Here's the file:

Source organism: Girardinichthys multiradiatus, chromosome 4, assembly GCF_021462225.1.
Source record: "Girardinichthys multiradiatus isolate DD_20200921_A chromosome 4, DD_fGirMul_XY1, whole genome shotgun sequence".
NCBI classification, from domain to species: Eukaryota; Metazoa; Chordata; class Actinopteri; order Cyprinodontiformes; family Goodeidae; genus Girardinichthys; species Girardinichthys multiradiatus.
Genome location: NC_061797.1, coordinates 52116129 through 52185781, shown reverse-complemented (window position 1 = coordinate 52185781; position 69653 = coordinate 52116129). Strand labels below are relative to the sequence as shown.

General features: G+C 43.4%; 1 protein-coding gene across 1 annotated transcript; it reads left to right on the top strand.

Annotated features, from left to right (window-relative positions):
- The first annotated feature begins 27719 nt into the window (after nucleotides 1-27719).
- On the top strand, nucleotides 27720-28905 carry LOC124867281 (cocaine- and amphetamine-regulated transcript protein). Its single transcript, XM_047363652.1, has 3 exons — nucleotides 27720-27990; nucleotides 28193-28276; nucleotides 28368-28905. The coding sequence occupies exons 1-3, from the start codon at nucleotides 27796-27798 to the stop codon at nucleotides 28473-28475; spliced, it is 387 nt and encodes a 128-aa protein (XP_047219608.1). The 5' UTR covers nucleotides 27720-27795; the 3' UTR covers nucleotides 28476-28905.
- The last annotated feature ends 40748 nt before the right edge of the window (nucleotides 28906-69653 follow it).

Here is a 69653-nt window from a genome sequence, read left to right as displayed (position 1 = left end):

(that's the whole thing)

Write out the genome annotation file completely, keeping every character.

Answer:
Source organism: Girardinichthys multiradiatus, chromosome 4, assembly GCF_021462225.1.
Source record: "Girardinichthys multiradiatus isolate DD_20200921_A chromosome 4, DD_fGirMul_XY1, whole genome shotgun sequence".
NCBI classification, from domain to species: Eukaryota; Metazoa; Chordata; class Actinopteri; order Cyprinodontiformes; family Goodeidae; genus Girardinichthys; species Girardinichthys multiradiatus.
Genome location: NC_061797.1, coordinates 52116129 through 52185781, shown reverse-complemented (window position 1 = coordinate 52185781; position 69653 = coordinate 52116129). Strand labels below are relative to the sequence as shown.

General features: G+C 43.4%; 1 protein-coding gene across 1 annotated transcript; it reads left to right on the top strand.

Annotated features, from left to right (window-relative positions):
- The first annotated feature begins 27719 nt into the window (after nucleotides 1-27719).
- On the top strand, nucleotides 27720-28905 carry LOC124867281 (cocaine- and amphetamine-regulated transcript protein). Its single transcript, XM_047363652.1, has 3 exons — nucleotides 27720-27990; nucleotides 28193-28276; nucleotides 28368-28905. The coding sequence occupies exons 1-3, from the start codon at nucleotides 27796-27798 to the stop codon at nucleotides 28473-28475; spliced, it is 387 nt and encodes a 128-aa protein (XP_047219608.1). The 5' UTR covers nucleotides 27720-27795; the 3' UTR covers nucleotides 28476-28905.
- The last annotated feature ends 40748 nt before the right edge of the window (nucleotides 28906-69653 follow it).

Here is a 69653-nt window from a genome sequence, read left to right as displayed (position 1 = left end):